Ukraine: nonviolent resistance is a brave and often effective response to aggression

Responses to the Russian invasion have been swift. Thousands of people both in Ukraine and abroad are enlisting to fight against the odds.

Ukrainian men between the ages of 18 and 60 are being forcibly mobilised. An “international legion” is being formed from hundreds of non-Ukrainians volunteers. People across the world are donating money to help Ukraine buy military equipment. Western countries are sending arms.

But could non-violent resistance be an effective or even better alternative?

Advocates of pacifism and nonviolence are often ridiculed as naïve, as dangerous, or even as unpatriotic cowards. Even in academic circles, pacifism is “subjugated” in the sense of being both dismissed and denigrated.

Yet a long tradition of pacifism counts at least one famous Russian among its ranks: Leo Tolstoy. Since he penned his passionate denunciations of all violence around 1880-1910, there has been mounting evidence that nonviolent resistance is more effective than violent resistance, even against despots. Nonviolent resistance also seems to lead to outcomes more respectful of human rights in the long term.

More research is needed on this, but what we do know is that nonviolence makes strategic use of the moral high ground. As Tolstoy would acknowledge, this doesn’t mean violence won’t happen, but the nonviolent protesters risk suffering violence rather than inflicting it. The same principle was put into practice by followers of Gandhi: they knew that violent repression of nonviolent protesters would attract attention.

It’s a brave strategy, and one as potentially risky as facing the enemy with weapons. And it might not work. But it can help shift the moral balance – and with it, the balance of power. It treats opponents as human beings, and could help convince them and their supporters to rethink what they are doing and their allegiances.

It’s not clear that violence always works either. We often assume it does. But any effectiveness depends on the response of the adversary, who might comply, or resist. Meanwhile violence polarises. It hardens resolves. And of course it claims victims, aggrieves friends and relatives, who might in turn seek revenge.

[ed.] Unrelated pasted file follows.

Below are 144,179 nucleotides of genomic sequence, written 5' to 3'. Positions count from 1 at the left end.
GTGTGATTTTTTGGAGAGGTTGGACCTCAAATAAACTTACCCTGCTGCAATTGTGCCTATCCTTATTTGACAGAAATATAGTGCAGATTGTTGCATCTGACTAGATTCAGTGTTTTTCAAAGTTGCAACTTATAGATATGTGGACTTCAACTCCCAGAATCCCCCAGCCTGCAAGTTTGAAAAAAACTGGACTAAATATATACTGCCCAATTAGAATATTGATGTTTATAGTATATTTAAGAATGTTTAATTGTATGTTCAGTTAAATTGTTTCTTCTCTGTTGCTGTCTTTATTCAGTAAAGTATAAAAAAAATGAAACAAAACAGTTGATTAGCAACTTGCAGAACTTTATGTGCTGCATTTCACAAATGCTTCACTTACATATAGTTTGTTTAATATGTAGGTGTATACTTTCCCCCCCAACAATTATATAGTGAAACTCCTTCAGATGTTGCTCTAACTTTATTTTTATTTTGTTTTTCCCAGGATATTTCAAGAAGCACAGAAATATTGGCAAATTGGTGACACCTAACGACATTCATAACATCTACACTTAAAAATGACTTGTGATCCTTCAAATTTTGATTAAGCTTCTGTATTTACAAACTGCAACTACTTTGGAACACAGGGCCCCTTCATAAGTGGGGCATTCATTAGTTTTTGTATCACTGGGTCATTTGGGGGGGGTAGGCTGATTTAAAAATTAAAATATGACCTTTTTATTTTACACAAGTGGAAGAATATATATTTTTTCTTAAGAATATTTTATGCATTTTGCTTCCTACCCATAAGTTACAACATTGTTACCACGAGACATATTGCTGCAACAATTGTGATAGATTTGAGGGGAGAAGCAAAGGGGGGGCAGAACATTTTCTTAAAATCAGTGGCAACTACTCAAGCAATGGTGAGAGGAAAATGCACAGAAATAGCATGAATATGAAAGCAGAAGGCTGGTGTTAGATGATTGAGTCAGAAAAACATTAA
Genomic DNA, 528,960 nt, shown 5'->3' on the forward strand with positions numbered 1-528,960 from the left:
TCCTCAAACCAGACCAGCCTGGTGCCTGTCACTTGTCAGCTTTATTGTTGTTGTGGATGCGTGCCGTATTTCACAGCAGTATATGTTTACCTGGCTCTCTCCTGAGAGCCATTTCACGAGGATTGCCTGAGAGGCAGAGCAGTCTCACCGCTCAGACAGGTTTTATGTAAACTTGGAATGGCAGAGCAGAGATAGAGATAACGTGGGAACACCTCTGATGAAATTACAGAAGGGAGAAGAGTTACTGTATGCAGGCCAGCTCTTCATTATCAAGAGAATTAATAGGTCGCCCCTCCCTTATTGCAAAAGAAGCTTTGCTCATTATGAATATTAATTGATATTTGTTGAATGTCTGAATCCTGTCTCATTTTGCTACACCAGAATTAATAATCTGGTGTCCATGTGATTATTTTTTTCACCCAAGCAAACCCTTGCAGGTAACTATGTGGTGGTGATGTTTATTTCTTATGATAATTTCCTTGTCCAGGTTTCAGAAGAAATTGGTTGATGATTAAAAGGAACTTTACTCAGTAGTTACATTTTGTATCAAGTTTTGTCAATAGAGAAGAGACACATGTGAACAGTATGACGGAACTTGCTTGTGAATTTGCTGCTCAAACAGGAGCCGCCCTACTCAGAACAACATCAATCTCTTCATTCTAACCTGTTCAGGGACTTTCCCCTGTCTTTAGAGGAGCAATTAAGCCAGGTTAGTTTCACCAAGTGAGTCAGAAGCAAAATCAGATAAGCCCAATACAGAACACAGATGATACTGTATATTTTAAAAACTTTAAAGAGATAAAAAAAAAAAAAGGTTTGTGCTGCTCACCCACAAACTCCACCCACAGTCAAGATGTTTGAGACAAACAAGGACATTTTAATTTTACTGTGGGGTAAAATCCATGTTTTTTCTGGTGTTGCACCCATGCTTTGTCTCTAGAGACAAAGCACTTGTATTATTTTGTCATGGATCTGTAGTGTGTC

Nonviolent resistance to Russia’s invasion

In the case of the ongoing Russian invasion of Ukraine, many would argue that violent resistance meets the stringent criteria of “just war theory”. This is a war of imperialist aggression, of nostalgic power projection, driven in part by paranoia and revenge for the geopolitical losses and the brutal capitalist “shock therapy” of the 1990s.

The Ukrainians chose Volodymyr Zelensky as their president. They are in favour of closer ties with the EU and the west. Russia might feel threatened by Nato’s expansion, but those countries that joined did so precisely because they were afraid of Russia. This invasion, if anything, vindicates their fears. So the call to fight back is understandable – and tempting.

But there are other – nonviolent – ways of resisting. Some Ukrainians have stopped Russian tanks by blocking them. People have confronted troops with boos, chants and verbal tirades. The Ukrainian road company has encouraged people to remove road signs to confuse the invaders.



For the full article by Dr Alexandre Christoyannopoulos, visit the Conversation.


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